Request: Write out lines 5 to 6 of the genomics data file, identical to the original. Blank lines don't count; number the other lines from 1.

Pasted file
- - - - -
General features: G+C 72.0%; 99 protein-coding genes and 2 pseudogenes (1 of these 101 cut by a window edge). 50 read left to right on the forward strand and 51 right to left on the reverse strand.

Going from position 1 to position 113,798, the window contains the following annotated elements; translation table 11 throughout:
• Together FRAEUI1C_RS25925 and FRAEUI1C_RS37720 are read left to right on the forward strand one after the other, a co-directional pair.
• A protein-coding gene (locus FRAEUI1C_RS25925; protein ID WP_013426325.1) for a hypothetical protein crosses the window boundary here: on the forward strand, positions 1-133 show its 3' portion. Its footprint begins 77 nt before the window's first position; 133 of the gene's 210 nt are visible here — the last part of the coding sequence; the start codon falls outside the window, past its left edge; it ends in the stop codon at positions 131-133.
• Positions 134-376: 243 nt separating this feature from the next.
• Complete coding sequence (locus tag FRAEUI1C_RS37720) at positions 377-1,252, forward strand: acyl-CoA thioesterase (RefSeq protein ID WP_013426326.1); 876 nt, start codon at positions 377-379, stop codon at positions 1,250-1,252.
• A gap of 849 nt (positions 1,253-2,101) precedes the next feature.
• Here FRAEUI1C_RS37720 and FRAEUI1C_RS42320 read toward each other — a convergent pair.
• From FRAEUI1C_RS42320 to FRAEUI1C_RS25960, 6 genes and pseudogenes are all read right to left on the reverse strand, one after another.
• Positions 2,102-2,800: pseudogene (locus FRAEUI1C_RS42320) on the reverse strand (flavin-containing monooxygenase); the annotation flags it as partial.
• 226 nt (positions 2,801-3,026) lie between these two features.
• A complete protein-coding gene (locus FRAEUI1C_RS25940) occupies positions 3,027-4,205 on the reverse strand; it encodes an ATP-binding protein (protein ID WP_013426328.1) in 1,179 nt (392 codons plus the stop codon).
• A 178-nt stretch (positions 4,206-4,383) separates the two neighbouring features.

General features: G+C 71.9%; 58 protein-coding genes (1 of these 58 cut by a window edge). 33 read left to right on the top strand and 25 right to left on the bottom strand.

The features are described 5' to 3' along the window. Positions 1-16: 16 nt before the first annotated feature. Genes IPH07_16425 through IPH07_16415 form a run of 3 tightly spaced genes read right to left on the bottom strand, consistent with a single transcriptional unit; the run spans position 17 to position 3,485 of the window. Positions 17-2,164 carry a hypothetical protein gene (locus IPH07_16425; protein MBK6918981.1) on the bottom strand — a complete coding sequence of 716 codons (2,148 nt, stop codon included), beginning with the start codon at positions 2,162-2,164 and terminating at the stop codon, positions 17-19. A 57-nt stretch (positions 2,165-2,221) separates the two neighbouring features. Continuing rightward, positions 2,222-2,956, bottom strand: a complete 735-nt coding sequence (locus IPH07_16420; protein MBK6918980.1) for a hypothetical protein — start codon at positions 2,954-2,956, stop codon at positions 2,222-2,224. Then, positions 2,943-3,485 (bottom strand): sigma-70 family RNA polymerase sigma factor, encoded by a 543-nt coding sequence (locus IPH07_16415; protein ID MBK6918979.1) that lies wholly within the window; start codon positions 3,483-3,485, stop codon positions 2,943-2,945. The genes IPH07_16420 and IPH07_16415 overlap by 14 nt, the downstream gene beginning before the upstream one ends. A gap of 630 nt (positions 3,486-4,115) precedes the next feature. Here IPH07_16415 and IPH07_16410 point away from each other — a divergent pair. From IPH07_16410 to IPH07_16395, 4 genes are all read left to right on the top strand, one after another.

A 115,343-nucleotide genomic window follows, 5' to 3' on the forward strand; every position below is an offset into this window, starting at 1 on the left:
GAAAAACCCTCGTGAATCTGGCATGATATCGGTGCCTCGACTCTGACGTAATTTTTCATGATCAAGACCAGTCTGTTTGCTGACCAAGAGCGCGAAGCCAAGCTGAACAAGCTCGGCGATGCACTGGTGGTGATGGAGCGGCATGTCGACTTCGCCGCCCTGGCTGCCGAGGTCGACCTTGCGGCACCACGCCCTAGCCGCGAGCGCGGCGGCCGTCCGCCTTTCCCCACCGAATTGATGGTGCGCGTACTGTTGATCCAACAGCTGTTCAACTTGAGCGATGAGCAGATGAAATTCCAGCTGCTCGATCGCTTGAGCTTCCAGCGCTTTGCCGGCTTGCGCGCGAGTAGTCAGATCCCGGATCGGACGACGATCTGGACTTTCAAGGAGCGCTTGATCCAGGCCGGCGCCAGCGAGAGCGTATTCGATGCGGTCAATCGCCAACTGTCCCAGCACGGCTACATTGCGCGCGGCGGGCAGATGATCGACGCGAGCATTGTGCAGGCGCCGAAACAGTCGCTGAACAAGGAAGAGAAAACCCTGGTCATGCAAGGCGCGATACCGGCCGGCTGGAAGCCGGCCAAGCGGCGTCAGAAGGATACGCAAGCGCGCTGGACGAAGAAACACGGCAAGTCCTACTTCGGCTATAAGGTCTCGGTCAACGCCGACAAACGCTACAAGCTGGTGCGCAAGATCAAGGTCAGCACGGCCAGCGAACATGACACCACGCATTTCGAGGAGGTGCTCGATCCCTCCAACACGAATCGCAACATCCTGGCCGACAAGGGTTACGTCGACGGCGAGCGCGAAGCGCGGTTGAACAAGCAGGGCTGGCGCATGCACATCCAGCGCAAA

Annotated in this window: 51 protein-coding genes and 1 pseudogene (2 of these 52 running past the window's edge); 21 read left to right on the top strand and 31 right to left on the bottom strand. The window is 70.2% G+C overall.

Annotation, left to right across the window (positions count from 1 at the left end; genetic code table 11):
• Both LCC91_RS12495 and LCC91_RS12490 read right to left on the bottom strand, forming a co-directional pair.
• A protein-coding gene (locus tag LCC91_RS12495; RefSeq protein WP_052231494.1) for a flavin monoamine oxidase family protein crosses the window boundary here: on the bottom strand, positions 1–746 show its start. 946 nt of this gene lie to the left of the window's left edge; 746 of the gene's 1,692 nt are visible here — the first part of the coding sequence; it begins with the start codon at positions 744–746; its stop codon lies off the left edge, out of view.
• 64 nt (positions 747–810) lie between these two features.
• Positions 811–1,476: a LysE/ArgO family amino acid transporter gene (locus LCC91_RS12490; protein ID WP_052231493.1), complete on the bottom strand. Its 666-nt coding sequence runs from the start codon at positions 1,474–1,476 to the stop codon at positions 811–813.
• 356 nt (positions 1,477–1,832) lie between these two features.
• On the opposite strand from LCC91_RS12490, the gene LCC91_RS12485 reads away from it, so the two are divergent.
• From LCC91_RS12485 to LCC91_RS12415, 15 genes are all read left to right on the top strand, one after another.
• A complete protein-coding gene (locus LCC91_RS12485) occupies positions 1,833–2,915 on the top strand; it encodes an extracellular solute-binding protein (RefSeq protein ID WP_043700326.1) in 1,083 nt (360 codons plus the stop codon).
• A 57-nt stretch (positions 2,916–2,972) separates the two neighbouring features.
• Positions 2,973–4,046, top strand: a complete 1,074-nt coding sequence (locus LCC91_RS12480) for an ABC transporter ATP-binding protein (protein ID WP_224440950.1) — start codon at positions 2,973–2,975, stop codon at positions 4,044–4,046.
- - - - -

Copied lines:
• Positions 134-376: 243 nt separating this feature from the next.
• Complete coding sequence (locus tag FRAEUI1C_RS37720) at positions 377-1,252, forward strand: acyl-CoA thioesterase (RefSeq protein ID WP_013426326.1); 876 nt, start codon at positions 377-379, stop codon at positions 1,250-1,252.